We sat for a minute after this last statement. He searched his memory banks for visions of Phil (who died the day before Ethan's first birthday) while I marveled at how much time has passed since Phil's death and how far we have all come...like it or not. Life marches on, children grow, milestones come and go, the sun rises and sets, and the seasons follow one after another. Grief follows suit by marching on, growing, coming and going, rising and setting and flowing from one season to the next as well.
You never "get over" losing someone you love, thank God. Instead the season changes, and grief takes on a new face. Our loses lead to unexpected gains; tears cleanse, pain bears fruit, and somehow we learn to lift our faces to the sun once more.
Ethan's little voice reminded me today that Phil is a part of our family history. We will tell tales of his silly antics, his sly side remarks, his holiday dancing, his life, and yes his death, for the rest of our lives...I am so grateful for that.
Saturday, May 2, 2009
Well this episode of "Grey's" was no exception, and I sat on my couch in my quiet living room with a few tears streaming down my face. It was not a water works show at Sea world, but enough to make me wipe my cheek.
At that moment I thought of the beginning of my journey without Michael. I remember screaming out loud, pounding my fists on the counters and just sobbing uncontrollably. It was the polar opposite of how I was this evening, with the silence as my companion and the warm droplets making their exits from my eyes.
It was through comparing these two moments that I realized how grief is so much like fire;
in the beginning our grief was an intense flickering blaze, but now, even though the flames have gone down, we still may get burnt by the embers.
I know this is a far distance from McSteamy, but I find solace in the smallest of my own self realization, for even when it may not always seem the brightest or happiest, it let's me know I am viewing the growth that underlines it all.
Friday, May 1, 2009
Dear Wonderful Widow.
For the next 3 weekends, three performances per weekend, Anneke, my 15 year-old, will be playing the part of Wendy Darling in Peter Pan. Anneke is afraid of heights. Flying across the stage requires that she put a great deal of trust in the backstage crew who orchestrate her flying. This is not easy for her. Anneke has chosen to face her fear of heights in order to be able to do what she loves. Anneke is an actress.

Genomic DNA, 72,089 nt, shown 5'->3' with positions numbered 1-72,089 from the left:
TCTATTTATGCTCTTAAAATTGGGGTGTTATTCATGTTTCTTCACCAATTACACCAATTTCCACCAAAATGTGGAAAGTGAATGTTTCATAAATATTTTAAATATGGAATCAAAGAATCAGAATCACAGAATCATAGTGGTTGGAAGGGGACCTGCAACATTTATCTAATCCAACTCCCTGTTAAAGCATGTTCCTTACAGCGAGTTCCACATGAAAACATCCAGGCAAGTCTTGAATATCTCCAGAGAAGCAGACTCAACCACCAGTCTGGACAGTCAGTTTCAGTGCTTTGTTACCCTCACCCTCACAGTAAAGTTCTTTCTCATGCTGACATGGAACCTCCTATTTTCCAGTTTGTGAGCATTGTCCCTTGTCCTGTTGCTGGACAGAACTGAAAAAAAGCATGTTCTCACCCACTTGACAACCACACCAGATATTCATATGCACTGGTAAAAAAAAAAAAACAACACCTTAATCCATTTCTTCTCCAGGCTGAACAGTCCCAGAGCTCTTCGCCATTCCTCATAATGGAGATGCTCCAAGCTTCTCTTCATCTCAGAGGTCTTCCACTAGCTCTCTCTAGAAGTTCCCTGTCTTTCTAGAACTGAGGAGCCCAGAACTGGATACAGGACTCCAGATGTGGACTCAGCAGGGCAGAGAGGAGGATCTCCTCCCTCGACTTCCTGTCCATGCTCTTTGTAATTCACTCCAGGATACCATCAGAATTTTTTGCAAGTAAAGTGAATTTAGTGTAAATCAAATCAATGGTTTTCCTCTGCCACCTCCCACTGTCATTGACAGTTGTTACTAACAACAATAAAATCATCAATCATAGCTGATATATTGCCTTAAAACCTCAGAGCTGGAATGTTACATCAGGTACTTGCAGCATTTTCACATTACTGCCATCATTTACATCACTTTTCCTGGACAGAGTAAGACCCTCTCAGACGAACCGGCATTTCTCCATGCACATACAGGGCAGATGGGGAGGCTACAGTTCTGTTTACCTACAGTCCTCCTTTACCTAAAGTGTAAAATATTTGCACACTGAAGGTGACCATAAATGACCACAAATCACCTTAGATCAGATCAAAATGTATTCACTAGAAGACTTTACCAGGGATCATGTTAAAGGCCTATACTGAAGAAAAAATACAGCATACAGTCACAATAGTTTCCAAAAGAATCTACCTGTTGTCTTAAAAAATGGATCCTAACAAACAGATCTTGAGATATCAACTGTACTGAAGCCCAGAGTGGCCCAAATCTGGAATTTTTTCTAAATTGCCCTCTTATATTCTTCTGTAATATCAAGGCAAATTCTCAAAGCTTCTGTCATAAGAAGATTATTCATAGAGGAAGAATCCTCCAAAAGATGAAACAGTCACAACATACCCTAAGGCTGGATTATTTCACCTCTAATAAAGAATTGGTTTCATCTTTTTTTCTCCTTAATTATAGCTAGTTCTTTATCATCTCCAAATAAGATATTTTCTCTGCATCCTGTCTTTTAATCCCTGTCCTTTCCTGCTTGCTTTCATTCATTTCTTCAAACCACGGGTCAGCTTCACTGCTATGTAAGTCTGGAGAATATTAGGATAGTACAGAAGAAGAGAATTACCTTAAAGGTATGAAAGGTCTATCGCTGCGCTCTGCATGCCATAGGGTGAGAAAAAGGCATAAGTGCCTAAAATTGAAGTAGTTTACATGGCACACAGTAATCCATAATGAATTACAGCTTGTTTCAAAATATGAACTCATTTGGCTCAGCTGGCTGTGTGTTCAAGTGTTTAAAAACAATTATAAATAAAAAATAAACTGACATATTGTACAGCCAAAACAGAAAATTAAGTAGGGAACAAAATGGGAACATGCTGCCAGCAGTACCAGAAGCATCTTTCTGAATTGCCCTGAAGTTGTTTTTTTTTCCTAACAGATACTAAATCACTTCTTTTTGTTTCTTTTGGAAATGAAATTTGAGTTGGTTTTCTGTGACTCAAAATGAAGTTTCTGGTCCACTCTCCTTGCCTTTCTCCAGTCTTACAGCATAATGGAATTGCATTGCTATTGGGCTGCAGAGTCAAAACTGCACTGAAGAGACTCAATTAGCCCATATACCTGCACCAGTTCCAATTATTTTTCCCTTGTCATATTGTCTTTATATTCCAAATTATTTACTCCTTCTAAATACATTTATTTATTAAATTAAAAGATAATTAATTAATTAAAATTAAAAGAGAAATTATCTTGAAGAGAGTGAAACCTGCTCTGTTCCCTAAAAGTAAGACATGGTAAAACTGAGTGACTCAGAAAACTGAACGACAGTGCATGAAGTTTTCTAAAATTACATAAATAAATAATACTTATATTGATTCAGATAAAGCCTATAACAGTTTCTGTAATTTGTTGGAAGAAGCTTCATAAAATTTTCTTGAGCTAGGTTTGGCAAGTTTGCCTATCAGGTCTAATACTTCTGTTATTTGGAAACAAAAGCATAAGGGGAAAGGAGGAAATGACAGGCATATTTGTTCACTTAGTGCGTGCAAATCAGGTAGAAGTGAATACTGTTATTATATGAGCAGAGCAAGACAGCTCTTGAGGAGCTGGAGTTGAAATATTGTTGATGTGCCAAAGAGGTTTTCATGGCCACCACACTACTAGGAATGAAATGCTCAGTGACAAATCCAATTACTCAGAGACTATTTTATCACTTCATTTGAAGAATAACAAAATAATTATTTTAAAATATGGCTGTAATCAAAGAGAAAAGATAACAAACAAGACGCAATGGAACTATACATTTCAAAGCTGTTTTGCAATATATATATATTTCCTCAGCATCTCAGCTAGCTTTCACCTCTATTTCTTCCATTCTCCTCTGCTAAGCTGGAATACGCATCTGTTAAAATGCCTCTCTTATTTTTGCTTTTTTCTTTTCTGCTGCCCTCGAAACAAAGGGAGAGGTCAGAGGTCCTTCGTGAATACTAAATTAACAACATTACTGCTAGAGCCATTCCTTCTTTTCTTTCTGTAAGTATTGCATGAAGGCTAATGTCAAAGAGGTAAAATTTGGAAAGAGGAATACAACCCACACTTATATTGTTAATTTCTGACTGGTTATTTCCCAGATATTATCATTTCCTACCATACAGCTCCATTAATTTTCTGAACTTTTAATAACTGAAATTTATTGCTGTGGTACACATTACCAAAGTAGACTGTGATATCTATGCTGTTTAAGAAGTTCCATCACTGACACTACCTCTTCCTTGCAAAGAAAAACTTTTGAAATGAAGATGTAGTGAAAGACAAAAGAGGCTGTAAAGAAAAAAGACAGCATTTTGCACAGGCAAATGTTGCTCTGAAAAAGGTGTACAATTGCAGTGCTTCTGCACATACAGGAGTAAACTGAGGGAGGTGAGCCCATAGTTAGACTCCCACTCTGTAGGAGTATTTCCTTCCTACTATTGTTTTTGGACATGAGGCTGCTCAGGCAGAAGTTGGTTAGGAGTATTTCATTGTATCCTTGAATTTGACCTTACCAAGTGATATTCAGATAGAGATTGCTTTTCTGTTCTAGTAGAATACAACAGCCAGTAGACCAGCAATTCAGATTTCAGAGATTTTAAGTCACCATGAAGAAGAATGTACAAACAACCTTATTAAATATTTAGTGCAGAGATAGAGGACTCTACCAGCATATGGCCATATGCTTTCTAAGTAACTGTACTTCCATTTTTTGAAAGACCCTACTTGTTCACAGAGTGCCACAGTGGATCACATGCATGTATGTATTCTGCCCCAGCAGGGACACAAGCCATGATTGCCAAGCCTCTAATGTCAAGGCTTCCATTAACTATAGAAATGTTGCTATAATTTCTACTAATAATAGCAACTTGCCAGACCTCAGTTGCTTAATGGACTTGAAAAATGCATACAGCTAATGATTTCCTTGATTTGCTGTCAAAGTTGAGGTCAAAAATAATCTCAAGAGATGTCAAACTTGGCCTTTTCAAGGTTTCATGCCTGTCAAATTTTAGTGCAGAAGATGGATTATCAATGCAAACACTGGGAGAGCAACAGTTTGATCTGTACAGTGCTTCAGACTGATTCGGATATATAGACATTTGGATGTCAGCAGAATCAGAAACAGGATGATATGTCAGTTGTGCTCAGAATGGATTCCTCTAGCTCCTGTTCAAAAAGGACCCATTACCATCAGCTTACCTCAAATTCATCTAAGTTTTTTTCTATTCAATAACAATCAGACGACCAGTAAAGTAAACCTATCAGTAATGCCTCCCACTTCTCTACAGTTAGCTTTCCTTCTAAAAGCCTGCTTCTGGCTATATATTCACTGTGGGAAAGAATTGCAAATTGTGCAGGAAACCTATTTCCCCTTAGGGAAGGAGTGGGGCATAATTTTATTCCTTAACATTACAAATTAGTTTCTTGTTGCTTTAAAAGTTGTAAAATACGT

We who are widows also make choices, many choices.
Remember when your friends said to you, “I don’t know how you do it?” (show up, be a mother, make dinner, go to work, breathe…)
And you thought to yourself, “What choice do I have?”
I am not comparing being Wendy Darling to widowhood. But like Anneke, we choose to show up. You might think you don’t have a choice, but you do. Every time you make dinner, check homework, every time you get out of bed, you are choosing.
We choose to show up, or we choose to shut down.
Around seven months after Mike died, I almost chose to shut down. I thought I was losing my mind. I felt on the edge of a precipice, and at any moment I might step over the edge and quit. Never in my life had I felt so close to insanity. I called my sister in Connecticut and asked her, if need be, would she take care Anneke on a temporary basis?
Daily I faced the choice of continuing or quitting. Thankfully, I did not end up needing my sister’s help. I chose to show up and gradually, very gradually, the choice between continuing and quitting became unnecessary as I began to recover for real. But I learned the meaning of deep fear and powerlessness and I stand in judgment of no one who chooses differently than I.
Yes, we do choose. Every widow who chooses to stay in reality and face her circumstances is a hero in every sense of the word. The choice is not always easy. But it is a choice.
Much Love to all of you Courageous Widows.
Mie Elmhirst, Widows Breathe Coaching